Today’s Studio Sunday artist is Pip and Pop. Based in Perth, Australia, Pip and Pop began in 2007 as the artistic duo of Tanya Schultz and Nicole Andrijevic. Andrijevic left the project in 2011 to pursue her own career but Schultz has continued the legacy, installing bright, candy-coated worlds in galleries and public spaces.
Because of the temporary, site-specific nature of much of Pip and Pop’s work, Schultz’ studio space is often just whatever space where the next installation will be. This idea of a nomadic studio space is shared by other artists who have worked in this manner, like muralist Judith Baca, or Dan Flavin toward the latter half of his career.
While the space itself may change, Pip and Pop’s process for creating artworks seems to maintain a basic structure, with the artist slowly, steadily arranging a variety of objects on the floor, building up a rolling landscape from tiny, fragile materials including what appears to be chalk or perhaps colored sugar (pictured below.) In the photo above, Schultz seems to be placing what looks like trays upon trays of colored pipe-cleaners, plastic beads, and other small trinkets.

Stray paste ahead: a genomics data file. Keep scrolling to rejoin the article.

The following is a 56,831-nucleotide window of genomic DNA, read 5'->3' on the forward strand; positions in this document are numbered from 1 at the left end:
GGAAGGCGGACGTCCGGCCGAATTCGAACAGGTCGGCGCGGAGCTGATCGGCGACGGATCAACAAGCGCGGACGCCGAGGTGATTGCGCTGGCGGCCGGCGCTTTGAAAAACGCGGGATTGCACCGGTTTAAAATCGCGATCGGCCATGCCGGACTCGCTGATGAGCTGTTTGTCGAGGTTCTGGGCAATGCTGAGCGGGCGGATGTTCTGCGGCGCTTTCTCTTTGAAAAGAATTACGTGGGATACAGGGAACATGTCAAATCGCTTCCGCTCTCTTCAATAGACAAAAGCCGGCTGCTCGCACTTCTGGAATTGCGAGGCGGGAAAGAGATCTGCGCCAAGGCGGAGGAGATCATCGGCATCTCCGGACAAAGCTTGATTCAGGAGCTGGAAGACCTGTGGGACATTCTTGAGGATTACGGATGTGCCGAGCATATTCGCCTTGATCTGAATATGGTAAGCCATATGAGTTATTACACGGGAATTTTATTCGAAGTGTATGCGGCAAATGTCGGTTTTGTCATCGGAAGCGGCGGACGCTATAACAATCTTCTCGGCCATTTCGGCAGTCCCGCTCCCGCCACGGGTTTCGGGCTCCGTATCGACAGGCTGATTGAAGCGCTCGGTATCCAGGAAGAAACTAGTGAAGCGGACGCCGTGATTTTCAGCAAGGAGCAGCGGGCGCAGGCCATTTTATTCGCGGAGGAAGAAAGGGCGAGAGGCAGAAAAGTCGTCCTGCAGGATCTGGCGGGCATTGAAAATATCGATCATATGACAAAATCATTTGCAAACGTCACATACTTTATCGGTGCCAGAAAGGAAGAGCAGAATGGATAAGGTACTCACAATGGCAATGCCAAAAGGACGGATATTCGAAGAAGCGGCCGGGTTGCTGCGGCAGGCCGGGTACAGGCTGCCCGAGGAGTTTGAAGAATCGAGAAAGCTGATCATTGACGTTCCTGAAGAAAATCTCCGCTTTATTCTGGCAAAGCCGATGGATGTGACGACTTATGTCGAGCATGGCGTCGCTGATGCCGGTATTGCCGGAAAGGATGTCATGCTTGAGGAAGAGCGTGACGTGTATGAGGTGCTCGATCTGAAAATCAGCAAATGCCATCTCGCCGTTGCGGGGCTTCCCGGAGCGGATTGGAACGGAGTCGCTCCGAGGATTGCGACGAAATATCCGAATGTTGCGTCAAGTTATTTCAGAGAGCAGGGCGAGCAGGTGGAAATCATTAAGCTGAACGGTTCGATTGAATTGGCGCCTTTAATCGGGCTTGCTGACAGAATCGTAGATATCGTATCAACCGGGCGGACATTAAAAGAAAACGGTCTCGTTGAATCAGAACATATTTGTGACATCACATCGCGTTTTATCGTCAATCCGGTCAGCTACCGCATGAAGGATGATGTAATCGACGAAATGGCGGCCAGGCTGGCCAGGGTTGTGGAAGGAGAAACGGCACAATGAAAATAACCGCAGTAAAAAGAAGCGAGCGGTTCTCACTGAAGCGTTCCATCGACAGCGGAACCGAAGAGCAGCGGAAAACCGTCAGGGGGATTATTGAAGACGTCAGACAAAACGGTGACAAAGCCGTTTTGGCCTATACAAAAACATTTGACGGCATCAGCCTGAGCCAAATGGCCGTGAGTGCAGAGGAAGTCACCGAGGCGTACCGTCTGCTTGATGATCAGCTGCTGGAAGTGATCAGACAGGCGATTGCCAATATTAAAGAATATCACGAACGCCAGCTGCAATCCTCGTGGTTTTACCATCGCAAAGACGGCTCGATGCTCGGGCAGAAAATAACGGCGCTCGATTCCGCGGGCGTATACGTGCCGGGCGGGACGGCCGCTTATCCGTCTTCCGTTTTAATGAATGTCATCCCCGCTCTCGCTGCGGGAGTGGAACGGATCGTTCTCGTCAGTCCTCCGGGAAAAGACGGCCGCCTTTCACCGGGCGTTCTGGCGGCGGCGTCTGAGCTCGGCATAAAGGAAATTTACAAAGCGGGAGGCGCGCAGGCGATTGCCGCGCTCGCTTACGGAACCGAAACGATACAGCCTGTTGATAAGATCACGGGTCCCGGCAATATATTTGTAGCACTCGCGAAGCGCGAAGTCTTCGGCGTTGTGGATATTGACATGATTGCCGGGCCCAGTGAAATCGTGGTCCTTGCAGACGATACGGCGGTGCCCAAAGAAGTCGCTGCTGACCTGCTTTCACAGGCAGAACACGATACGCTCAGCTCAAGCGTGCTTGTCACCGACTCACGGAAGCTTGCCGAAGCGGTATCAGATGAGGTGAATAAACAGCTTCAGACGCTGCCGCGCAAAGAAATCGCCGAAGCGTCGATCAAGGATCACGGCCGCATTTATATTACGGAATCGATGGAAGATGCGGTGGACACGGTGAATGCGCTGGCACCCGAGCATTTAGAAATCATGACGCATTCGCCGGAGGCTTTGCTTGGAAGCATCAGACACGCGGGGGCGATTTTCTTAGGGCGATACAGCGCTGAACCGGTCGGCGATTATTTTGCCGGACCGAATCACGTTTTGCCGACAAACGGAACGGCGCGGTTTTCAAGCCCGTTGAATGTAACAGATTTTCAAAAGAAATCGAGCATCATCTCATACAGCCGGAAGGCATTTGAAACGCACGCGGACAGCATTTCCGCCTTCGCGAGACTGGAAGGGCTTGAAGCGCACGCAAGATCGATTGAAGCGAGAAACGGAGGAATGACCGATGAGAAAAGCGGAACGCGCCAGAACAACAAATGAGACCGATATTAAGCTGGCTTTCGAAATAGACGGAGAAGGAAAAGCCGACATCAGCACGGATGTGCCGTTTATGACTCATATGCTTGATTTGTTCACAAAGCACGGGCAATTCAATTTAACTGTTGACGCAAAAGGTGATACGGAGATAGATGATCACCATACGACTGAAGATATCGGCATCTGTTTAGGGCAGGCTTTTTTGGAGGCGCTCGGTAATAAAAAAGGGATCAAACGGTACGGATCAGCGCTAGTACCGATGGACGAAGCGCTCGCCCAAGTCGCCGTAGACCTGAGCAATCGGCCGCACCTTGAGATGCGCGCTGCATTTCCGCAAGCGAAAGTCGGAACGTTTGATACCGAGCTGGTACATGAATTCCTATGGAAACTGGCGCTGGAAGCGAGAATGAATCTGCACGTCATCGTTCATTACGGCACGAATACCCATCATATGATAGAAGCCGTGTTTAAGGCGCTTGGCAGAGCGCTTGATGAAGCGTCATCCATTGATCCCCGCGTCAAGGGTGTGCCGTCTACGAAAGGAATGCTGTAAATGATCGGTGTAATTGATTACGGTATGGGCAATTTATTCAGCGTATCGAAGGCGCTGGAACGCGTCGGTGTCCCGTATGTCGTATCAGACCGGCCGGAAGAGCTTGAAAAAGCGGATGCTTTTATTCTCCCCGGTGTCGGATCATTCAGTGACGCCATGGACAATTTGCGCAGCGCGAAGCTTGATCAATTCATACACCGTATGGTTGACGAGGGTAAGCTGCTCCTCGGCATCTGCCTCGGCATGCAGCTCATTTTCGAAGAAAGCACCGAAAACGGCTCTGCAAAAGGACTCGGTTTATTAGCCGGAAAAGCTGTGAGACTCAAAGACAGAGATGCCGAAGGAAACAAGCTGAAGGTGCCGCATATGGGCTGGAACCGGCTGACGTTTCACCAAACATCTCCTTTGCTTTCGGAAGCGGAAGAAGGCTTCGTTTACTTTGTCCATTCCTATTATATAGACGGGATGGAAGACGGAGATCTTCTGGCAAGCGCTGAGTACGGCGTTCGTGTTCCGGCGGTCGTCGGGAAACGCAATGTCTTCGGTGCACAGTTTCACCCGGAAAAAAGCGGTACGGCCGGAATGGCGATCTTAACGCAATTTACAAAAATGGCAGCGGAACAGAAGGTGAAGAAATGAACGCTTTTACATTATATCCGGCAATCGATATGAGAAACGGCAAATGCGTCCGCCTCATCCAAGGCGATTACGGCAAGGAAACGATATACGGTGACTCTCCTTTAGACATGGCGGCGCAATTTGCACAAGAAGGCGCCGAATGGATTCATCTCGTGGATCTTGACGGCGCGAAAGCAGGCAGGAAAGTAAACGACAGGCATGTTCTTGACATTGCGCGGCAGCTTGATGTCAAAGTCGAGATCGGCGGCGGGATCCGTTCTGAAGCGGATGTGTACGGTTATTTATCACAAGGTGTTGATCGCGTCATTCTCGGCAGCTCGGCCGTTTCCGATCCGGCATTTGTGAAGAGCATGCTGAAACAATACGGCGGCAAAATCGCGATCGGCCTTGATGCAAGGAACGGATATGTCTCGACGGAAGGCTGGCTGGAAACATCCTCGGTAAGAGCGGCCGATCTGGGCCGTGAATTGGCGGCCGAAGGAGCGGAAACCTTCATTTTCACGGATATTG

There’s an adorable sense of wonder to both the artwork and the process of its creation. While I can only image the intensity of labor required to construct these room-filling installations, something about the candy-like materials that Pip and Pop uses makes it seem like a fun game, done more out of love than of necessity.
Pip and Pop’s works have been exhibited throughout Australia, Europe, and Asia. The artist focuses on a utopian mindset, creating temporal paradises that allow viewers to escape from reality, even if just for a few fleeting moments.